Misunderstood by older generations and vilified by the media, Millennials are now entering the investment scene in earnest.
Just like previous generations, their attitude to money and wealth management has been shaped by the experience of the economic downturn – and their reaction could not be more different to their parents or grandparents.
The term ‘Millennials’ generally applies to individuals who were born after 1980 and reached adulthood at the turn into the 21st century. Millennials were raised during the boom times and relative peace of the 1990s, only to see their sunny world dashed by the September 11 attacks in New York and the global economic downturn. Even though they emerged from the recession unscathed – indeed many of them were still at school at the time – the impact on their attitude towards money and saving has been profound, experts suggest. Theirs is a story of innocence lost.
Now as young adults, many are earning a good living but the impact of the crisis and the volatility of the financial markets is evident in how they spend, save and manage their money. In particular, there’s evidence that playing it safe, and being risk averse and self-reliant is very much a reaction to seeing their parents and grandparents lose a great deal of net worth during that time.
That cautiousness is partly responsible for delaying property purchases, resulting in the moniker ‘generation rent’ but also leading them to put off having children. Nonetheless the definition of success among this cohort of young and successful individuals is the ability to provide for family.
The selfie generation – shaped by technology and supposedly obsessed with social media – has an altogether different attitude to saving; typically, Millennials are far less likely to worry about future financial needs and putting something to one side for the future. Instead, it’s much more about living for the day and meeting current expenses. According to recent research by Britain Thinks, a UK-based research and strategy group, Millennials know how important it is to manage money, but think it’s boring and would much rather be socialising, thank you very much.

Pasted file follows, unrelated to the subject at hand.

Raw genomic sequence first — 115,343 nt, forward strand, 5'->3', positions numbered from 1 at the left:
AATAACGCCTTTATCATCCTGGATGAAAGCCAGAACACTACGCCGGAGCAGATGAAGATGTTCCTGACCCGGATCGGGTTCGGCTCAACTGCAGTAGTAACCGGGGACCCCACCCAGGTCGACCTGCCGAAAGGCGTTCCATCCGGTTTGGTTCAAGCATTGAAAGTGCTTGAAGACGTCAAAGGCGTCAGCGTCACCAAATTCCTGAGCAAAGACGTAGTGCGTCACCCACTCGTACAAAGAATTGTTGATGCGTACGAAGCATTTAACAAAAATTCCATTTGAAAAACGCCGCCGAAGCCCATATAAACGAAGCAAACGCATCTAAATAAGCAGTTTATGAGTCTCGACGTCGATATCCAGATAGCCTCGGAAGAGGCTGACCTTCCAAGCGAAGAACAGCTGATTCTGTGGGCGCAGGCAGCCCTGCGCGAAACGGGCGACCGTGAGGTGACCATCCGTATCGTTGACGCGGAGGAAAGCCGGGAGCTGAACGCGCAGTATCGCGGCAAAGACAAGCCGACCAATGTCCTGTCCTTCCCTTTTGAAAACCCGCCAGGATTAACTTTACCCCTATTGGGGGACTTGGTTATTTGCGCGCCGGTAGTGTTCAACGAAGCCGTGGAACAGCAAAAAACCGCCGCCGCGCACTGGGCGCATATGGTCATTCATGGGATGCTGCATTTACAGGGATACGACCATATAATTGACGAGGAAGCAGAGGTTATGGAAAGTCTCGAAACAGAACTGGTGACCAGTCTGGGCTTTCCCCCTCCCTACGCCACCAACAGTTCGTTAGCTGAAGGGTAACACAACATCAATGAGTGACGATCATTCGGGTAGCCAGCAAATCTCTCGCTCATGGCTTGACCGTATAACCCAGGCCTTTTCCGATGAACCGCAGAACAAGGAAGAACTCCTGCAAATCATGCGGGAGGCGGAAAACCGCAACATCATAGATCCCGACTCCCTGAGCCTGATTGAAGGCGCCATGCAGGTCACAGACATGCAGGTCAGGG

Underlying mistrust in financial institutions as a result of the GFC – or great financial crisis, an acronym most likely to appeal to younger media consumers – and subsequent recession, together with their passion for technology, means many are considering taking investment decisions into their own hands using online investment platforms to play the markets. While returns are the name of the game for this cohort, many refuse to compromise family or personal values when it comes to investment decisions.
The premise of retirement, meanwhile, seems to have shifted from the idea of working for a set amount of time to a far broader concept of financial freedom, whether that be in their 40s, 60s or beyond. Although the introduction of pensions auto enrolment has been a massive political success story in terms of getting more people to save for retirement – the latest statistics show that 80% of those under 30 now regularly pay into some form of pension pot – a certain complacency reigns.
However, the reality is that 70% of them are still not investing nearly enough to provide for a comfortable retirement and far fewer Millennials have their pension pots reviewed, compared with those closer to retirement age. Many simply don’t appreciate the scale of the job in hand and that relying on basic auto- enrolment alone just isn’t sufficient to fund retirement.
At the same time, research* also suggests that this generation is unsure as to the best way to save for retirement. In particular, there is widespread confusion over how the benefits of the Lifetime ISA compare to a pension – underlined by the fact that very few providers actually offer one. This is the savings account for the under-40s, known as the “LISA”, which was launched in April last year offering an attractive 25% bonus from the UK Government, worth up to £1,000 per year which can be used to save for a first home or for retirement.
The precarious nature of the emerging and often criticised gig economy, where freelance and uncontracted work is the norm, goes some way to explaining why their attitude to debt is radically different to their forebears. More risk averse than previous generations, Millennials are far less likely to invest in stocks and shares, instead preferring physical assets and cash; and this is only partly explained by current low interest rates.
Despite their live and let live attitude, Millennials do have financial concerns and worries about supporting ageing parents and in-laws. They are the generation most concerned with what they will face should they run out of money in their later years, and yet few have actually done anything about it in terms of saving for retirement.
* www.yougov.co.uk/news/2012/11/23/ sensible-savers-leave-older-age-chance/ (November 2012)